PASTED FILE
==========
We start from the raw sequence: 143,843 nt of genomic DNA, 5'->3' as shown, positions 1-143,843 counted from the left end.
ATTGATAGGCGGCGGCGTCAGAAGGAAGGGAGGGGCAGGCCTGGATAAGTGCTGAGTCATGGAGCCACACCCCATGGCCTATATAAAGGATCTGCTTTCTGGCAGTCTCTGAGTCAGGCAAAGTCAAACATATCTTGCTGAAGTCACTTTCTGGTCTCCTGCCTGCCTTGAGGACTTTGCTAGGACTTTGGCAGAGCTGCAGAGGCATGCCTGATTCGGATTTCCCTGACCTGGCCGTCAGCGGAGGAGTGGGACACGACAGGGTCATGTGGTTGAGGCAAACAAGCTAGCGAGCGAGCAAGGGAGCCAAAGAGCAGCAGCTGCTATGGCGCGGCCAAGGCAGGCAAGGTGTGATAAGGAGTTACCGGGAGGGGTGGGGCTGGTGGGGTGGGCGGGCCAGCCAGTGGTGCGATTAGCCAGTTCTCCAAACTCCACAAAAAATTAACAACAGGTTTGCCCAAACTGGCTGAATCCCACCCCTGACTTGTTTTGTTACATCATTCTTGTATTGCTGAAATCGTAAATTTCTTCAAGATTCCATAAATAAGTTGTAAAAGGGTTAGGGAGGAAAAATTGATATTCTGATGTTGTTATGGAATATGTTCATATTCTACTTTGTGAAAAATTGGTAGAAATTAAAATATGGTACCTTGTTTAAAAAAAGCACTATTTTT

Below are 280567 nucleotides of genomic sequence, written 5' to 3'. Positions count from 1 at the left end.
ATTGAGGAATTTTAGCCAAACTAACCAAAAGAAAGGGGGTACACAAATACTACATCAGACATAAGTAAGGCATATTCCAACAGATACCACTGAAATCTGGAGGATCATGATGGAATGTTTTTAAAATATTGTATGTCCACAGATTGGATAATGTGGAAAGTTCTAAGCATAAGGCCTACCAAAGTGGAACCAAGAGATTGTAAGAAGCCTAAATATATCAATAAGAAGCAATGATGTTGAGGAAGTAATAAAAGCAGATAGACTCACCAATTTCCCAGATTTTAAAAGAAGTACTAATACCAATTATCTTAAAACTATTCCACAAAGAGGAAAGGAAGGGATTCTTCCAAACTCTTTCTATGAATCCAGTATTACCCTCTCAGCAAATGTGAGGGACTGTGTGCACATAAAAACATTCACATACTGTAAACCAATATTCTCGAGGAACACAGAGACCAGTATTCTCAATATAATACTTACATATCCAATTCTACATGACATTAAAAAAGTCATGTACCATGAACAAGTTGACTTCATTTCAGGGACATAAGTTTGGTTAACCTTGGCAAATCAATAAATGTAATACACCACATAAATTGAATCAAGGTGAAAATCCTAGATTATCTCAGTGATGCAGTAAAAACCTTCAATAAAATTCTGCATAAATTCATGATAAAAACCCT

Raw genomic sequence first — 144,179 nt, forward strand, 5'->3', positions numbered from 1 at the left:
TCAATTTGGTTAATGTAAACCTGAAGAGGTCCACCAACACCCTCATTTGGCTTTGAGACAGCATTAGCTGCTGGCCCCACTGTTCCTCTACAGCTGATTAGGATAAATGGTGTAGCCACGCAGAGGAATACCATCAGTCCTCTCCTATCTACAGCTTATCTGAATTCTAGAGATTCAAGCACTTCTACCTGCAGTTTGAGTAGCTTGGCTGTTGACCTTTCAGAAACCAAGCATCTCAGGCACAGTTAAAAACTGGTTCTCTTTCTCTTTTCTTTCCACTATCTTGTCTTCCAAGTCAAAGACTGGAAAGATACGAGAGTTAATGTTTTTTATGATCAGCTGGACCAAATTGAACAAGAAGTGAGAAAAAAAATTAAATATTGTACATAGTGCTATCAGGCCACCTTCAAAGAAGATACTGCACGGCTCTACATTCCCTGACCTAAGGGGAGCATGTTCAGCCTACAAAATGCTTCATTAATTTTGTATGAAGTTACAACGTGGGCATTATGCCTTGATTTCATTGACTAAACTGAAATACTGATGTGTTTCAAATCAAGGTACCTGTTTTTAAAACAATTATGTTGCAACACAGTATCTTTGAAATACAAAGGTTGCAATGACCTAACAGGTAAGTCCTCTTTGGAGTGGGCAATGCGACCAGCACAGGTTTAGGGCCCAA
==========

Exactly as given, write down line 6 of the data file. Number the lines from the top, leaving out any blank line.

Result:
TCAATTTGGTTAATGTAAACCTGAAGAGGTCCACCAACACCCTCATTTGGCTTTGAGACAGCATTAGCTGCTGGCCCCACTGTTCCTCTACAGCTGATTAGGATAAATGGTGTAGCCACGCAGAGGAATACCATCAGTCCTCTCCTATCTACAGCTTATCTGAATTCTAGAGATTCAAGCACTTCTACCTGCAGTTTGAGTAGCTTGGCTGTTGACCTTTCAGAAACCAAGCATCTCAGGCACAGTTAAAAACTGGTTCTCTTTCTCTTTTCTTTCCACTATCTTGTCTTCCAAGTCAAAGACTGGAAAGATACGAGAGTTAATGTTTTTTATGATCAGCTGGACCAAATTGAACAAGAAGTGAGAAAAAAAATTAAATATTGTACATAGTGCTATCAGGCCACCTTCAAAGAAGATACTGCACGGCTCTACATTCCCTGACCTAAGGGGAGCATGTTCAGCCTACAAAATGCTTCATTAATTTTGTATGAAGTTACAACGTGGGCATTATGCCTTGATTTCATTGACTAAACTGAAATACTGATGTGTTTCAAATCAAGGTACCTGTTTTTAAAACAATTATGTTGCAACACAGTATCTTTGAAATACAAAGGTTGCAATGACCTAACAGGTAAGTCCTCTTTGGAGTGGGCAATGCGACCAGCACAGGTTTAGGGCCCAA